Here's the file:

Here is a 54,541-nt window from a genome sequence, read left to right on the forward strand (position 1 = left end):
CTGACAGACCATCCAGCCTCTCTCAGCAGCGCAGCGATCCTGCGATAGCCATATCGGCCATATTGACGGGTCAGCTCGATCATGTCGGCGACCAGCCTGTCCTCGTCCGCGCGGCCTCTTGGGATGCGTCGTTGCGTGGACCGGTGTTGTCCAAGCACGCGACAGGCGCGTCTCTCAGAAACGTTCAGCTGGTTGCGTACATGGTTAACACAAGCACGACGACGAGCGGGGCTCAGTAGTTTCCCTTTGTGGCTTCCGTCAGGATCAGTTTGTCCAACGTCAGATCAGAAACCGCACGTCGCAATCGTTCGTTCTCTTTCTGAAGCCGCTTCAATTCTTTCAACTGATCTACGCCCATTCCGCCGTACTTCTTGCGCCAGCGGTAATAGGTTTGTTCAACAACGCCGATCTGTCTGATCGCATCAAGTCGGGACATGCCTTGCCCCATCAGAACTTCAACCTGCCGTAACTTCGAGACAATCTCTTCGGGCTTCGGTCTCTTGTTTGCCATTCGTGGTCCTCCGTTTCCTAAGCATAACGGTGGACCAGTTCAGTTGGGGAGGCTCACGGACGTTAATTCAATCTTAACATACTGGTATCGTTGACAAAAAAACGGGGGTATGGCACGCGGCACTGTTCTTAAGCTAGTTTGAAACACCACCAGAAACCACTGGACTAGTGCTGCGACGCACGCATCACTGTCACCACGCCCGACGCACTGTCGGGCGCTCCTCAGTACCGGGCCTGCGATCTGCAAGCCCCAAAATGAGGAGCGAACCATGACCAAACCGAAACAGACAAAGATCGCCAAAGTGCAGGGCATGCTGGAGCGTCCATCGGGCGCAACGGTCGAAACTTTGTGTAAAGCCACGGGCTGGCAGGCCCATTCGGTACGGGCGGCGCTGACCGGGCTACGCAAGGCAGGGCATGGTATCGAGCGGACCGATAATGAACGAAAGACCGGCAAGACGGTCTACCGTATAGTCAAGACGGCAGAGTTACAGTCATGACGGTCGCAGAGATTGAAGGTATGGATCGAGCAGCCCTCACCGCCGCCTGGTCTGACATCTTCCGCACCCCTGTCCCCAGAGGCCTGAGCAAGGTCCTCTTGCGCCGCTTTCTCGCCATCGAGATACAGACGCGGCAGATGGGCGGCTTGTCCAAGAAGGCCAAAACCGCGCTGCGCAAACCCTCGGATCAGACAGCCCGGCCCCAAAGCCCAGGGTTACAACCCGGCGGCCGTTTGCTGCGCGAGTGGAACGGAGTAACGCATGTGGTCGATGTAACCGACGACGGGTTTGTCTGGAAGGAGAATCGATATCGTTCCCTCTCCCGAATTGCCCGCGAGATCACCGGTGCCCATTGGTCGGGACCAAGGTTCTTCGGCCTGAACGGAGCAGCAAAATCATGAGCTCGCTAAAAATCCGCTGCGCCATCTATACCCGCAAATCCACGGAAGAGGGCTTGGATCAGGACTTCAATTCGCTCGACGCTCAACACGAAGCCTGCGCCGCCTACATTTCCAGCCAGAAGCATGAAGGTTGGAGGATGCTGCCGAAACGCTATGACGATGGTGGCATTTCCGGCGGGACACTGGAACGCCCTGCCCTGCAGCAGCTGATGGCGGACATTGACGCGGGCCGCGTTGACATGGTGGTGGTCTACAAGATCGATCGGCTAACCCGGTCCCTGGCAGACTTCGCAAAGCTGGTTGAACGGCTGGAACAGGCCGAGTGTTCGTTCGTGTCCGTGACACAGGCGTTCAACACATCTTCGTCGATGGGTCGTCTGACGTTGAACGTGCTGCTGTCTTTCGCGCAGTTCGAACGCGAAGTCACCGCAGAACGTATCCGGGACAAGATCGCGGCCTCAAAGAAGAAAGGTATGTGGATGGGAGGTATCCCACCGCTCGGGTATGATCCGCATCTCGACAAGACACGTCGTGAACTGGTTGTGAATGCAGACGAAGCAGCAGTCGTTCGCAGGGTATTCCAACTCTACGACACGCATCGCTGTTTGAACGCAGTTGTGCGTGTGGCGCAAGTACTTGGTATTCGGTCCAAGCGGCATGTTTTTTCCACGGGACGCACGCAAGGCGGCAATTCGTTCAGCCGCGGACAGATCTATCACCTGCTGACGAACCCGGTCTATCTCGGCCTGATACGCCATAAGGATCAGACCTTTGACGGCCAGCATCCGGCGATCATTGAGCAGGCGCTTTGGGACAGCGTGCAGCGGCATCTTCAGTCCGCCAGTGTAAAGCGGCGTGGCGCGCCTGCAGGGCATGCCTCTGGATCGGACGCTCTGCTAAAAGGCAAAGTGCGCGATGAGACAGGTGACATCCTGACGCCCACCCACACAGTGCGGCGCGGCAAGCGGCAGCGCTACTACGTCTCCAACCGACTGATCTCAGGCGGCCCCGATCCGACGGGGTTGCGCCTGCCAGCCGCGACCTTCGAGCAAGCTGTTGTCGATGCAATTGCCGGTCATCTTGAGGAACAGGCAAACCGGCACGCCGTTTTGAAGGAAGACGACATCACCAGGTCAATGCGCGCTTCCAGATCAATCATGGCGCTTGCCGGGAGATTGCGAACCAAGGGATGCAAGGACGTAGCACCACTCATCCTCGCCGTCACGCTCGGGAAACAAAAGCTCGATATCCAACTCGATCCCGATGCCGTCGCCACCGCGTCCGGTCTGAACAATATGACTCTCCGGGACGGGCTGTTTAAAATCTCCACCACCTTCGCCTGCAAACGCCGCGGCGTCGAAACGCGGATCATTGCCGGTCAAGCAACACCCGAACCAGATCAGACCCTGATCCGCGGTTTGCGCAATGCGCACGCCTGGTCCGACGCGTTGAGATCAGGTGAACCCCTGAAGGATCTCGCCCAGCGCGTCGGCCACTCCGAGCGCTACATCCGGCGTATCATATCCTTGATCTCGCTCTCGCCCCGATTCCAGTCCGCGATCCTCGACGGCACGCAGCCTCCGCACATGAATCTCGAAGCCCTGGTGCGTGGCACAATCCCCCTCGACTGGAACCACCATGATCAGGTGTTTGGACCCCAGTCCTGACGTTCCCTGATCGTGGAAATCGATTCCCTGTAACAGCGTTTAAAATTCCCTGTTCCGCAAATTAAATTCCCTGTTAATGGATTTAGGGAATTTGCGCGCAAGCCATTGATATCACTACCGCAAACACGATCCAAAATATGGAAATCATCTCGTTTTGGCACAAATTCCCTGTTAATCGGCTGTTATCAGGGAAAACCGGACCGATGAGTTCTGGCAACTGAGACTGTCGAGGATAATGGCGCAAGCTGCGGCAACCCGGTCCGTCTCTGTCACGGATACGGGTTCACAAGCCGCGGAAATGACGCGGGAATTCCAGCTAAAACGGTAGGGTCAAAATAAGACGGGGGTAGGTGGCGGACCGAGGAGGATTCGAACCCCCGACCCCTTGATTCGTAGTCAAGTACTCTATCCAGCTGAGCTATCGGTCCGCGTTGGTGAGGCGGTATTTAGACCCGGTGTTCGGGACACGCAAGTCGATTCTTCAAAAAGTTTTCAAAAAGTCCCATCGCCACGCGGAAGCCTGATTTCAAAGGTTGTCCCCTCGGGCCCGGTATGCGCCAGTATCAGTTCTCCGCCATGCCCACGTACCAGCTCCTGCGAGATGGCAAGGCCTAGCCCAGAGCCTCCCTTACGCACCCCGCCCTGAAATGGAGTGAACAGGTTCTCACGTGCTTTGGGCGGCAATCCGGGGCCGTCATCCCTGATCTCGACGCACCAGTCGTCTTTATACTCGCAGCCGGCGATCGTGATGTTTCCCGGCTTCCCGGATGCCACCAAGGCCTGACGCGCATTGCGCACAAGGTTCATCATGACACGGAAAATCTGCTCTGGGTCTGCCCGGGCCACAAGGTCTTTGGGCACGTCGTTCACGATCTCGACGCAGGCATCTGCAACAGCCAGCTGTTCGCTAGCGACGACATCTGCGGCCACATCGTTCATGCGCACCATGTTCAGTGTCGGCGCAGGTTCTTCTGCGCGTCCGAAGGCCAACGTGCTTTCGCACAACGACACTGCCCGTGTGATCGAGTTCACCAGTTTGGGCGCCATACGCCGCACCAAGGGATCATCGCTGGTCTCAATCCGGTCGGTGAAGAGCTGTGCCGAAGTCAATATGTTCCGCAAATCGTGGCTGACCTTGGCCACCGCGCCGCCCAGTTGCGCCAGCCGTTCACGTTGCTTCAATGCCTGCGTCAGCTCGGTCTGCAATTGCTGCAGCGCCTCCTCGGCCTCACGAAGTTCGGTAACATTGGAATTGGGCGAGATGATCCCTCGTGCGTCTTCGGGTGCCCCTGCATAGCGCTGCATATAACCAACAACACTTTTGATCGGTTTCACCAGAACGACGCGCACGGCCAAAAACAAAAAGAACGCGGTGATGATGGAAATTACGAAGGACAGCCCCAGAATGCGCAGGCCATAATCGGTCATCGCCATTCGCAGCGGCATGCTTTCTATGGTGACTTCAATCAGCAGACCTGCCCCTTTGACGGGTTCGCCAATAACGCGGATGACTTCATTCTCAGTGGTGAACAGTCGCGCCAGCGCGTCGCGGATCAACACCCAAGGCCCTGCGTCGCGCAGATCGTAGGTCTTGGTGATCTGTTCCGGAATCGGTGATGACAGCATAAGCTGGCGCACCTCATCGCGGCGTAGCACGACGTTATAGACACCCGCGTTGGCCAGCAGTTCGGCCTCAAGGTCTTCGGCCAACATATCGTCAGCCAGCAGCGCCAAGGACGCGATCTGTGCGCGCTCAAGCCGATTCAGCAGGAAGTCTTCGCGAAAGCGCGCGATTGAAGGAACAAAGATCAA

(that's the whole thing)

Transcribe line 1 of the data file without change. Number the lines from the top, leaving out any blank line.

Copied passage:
Here is a 54,541-nt window from a genome sequence, read left to right on the forward strand (position 1 = left end):